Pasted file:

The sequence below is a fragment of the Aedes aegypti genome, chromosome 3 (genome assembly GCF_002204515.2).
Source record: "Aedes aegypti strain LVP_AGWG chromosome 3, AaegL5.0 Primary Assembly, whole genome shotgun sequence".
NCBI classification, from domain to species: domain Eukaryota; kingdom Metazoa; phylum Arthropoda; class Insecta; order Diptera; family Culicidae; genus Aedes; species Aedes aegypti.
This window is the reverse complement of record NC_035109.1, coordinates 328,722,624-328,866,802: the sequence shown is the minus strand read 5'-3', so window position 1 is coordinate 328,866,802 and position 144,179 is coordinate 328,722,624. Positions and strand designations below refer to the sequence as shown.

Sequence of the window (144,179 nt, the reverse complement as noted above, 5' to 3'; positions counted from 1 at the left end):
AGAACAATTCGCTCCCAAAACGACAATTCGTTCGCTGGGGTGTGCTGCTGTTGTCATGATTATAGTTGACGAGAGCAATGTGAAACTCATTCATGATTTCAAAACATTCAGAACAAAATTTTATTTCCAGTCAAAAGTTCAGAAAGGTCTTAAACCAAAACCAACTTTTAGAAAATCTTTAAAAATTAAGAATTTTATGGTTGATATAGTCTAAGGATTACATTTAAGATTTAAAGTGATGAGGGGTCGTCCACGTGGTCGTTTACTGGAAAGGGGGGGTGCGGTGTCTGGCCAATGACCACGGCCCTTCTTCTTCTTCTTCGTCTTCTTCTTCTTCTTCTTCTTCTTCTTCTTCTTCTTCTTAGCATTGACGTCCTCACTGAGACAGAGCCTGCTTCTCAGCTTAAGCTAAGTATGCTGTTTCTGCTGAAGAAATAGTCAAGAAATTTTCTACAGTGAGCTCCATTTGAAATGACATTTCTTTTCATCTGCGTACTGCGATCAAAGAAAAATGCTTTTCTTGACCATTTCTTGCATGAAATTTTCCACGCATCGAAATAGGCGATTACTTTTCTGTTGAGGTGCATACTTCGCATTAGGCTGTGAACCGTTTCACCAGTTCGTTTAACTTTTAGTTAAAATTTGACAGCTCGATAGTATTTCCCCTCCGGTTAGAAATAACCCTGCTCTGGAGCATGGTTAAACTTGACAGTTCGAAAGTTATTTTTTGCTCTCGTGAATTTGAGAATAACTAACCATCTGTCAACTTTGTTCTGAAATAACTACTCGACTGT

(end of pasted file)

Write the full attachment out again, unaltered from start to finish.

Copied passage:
The sequence below is a fragment of the Aedes aegypti genome, chromosome 3 (genome assembly GCF_002204515.2).
Source record: "Aedes aegypti strain LVP_AGWG chromosome 3, AaegL5.0 Primary Assembly, whole genome shotgun sequence".
NCBI classification, from domain to species: domain Eukaryota; kingdom Metazoa; phylum Arthropoda; class Insecta; order Diptera; family Culicidae; genus Aedes; species Aedes aegypti.
This window is the reverse complement of record NC_035109.1, coordinates 328,722,624-328,866,802: the sequence shown is the minus strand read 5'-3', so window position 1 is coordinate 328,866,802 and position 144,179 is coordinate 328,722,624. Positions and strand designations below refer to the sequence as shown.

Sequence of the window (144,179 nt, the reverse complement as noted above, 5' to 3'; positions counted from 1 at the left end):
AGAACAATTCGCTCCCAAAACGACAATTCGTTCGCTGGGGTGTGCTGCTGTTGTCATGATTATAGTTGACGAGAGCAATGTGAAACTCATTCATGATTTCAAAACATTCAGAACAAAATTTTATTTCCAGTCAAAAGTTCAGAAAGGTCTTAAACCAAAACCAACTTTTAGAAAATCTTTAAAAATTAAGAATTTTATGGTTGATATAGTCTAAGGATTACATTTAAGATTTAAAGTGATGAGGGGTCGTCCACGTGGTCGTTTACTGGAAAGGGGGGGTGCGGTGTCTGGCCAATGACCACGGCCCTTCTTCTTCTTCTTCGTCTTCTTCTTCTTCTTCTTCTTCTTCTTCTTCTTCTTCTTAGCATTGACGTCCTCACTGAGACAGAGCCTGCTTCTCAGCTTAAGCTAAGTATGCTGTTTCTGCTGAAGAAATAGTCAAGAAATTTTCTACAGTGAGCTCCATTTGAAATGACATTTCTTTTCATCTGCGTACTGCGATCAAAGAAAAATGCTTTTCTTGACCATTTCTTGCATGAAATTTTCCACGCATCGAAATAGGCGATTACTTTTCTGTTGAGGTGCATACTTCGCATTAGGCTGTGAACCGTTTCACCAGTTCGTTTAACTTTTAGTTAAAATTTGACAGCTCGATAGTATTTCCCCTCCGGTTAGAAATAACCCTGCTCTGGAGCATGGTTAAACTTGACAGTTCGAAAGTTATTTTTTGCTCTCGTGAATTTGAGAATAACTAACCATCTGTCAACTTTGTTCTGAAATAACTACTCGACTGT